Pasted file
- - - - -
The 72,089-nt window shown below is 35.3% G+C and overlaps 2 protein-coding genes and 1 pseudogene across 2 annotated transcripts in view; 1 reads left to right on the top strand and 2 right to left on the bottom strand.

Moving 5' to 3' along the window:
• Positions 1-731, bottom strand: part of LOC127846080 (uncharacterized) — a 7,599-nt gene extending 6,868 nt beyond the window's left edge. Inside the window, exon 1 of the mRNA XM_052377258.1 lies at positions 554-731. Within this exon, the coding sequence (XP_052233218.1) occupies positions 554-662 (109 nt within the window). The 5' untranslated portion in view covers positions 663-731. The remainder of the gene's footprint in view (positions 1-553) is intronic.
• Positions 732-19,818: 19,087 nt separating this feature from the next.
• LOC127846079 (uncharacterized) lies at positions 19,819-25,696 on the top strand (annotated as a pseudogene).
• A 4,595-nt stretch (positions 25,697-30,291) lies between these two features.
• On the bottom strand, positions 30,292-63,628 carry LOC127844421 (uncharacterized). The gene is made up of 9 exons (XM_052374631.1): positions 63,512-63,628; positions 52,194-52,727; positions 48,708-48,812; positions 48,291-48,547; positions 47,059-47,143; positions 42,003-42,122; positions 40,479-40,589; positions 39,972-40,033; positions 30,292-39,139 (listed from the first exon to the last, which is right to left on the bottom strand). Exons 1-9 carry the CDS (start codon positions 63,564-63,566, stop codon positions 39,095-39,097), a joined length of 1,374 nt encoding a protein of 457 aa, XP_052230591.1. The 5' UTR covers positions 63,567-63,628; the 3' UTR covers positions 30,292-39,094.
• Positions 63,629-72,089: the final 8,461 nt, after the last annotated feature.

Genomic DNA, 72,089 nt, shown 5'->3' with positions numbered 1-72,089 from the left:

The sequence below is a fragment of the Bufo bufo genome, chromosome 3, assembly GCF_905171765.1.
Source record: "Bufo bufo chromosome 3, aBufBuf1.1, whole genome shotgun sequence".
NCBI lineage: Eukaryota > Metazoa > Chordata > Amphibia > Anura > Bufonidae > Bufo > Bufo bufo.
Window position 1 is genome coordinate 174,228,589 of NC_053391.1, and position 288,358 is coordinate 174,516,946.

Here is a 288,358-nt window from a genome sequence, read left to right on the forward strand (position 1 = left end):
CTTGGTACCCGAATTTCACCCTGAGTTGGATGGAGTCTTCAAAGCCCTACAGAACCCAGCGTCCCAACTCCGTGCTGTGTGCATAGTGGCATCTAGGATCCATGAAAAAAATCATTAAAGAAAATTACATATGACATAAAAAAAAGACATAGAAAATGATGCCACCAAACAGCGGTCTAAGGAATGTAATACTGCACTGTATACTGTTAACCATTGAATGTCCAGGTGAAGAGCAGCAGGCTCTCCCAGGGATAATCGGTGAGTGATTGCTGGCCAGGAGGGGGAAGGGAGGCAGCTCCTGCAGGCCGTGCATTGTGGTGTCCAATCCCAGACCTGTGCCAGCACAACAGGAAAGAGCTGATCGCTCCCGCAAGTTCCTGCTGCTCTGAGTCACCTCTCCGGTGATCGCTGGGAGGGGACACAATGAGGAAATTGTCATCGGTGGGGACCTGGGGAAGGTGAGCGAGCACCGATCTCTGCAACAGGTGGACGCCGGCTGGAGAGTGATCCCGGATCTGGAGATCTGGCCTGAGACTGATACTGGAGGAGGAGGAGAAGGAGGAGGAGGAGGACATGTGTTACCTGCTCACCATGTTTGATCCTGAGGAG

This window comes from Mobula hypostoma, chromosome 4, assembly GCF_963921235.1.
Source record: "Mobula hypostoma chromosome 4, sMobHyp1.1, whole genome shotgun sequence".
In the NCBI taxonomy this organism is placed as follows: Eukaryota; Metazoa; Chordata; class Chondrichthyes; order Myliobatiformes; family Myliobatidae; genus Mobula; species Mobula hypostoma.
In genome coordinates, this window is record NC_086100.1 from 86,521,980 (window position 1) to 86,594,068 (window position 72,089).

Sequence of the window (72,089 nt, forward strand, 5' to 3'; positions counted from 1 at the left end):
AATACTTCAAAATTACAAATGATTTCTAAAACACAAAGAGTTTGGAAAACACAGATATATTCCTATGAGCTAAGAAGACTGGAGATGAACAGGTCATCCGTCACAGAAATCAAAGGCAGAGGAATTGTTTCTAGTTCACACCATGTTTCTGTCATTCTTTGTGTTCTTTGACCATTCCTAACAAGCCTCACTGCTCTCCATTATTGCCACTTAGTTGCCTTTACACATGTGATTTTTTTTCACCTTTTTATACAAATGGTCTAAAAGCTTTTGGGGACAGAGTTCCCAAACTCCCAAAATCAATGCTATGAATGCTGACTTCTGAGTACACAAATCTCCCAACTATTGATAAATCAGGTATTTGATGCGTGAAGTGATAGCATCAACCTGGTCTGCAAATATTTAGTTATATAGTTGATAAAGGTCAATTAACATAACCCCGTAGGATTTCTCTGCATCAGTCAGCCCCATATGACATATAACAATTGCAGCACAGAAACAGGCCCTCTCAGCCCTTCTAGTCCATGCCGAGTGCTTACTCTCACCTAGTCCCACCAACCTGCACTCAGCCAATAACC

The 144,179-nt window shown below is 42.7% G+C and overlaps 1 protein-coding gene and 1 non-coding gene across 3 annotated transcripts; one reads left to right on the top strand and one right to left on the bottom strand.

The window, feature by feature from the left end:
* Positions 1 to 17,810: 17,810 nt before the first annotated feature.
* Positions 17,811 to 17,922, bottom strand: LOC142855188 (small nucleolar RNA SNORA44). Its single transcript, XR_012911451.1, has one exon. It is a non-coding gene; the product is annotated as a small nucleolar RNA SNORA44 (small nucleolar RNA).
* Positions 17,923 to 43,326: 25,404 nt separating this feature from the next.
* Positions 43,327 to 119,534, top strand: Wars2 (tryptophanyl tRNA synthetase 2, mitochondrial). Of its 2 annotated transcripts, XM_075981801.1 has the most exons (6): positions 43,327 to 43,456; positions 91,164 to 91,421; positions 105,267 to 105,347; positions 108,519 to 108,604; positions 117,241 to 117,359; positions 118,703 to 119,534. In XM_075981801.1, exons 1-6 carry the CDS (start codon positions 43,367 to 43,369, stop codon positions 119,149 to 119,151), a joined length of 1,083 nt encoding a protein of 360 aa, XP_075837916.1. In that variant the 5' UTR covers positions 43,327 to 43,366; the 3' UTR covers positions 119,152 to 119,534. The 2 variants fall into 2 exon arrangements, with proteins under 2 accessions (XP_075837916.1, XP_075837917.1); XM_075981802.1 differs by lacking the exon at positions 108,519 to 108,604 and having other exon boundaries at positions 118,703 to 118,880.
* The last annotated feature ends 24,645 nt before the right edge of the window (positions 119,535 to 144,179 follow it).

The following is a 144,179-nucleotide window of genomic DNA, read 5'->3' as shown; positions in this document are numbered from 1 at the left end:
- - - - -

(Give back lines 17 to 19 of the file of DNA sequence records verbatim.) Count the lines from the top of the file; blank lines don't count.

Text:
Source record: "Mobula hypostoma chromosome 4, sMobHyp1.1, whole genome shotgun sequence".
In the NCBI taxonomy this organism is placed as follows: Eukaryota; Metazoa; Chordata; class Chondrichthyes; order Myliobatiformes; family Myliobatidae; genus Mobula; species Mobula hypostoma.
In genome coordinates, this window is record NC_086100.1 from 86,521,980 (window position 1) to 86,594,068 (window position 72,089).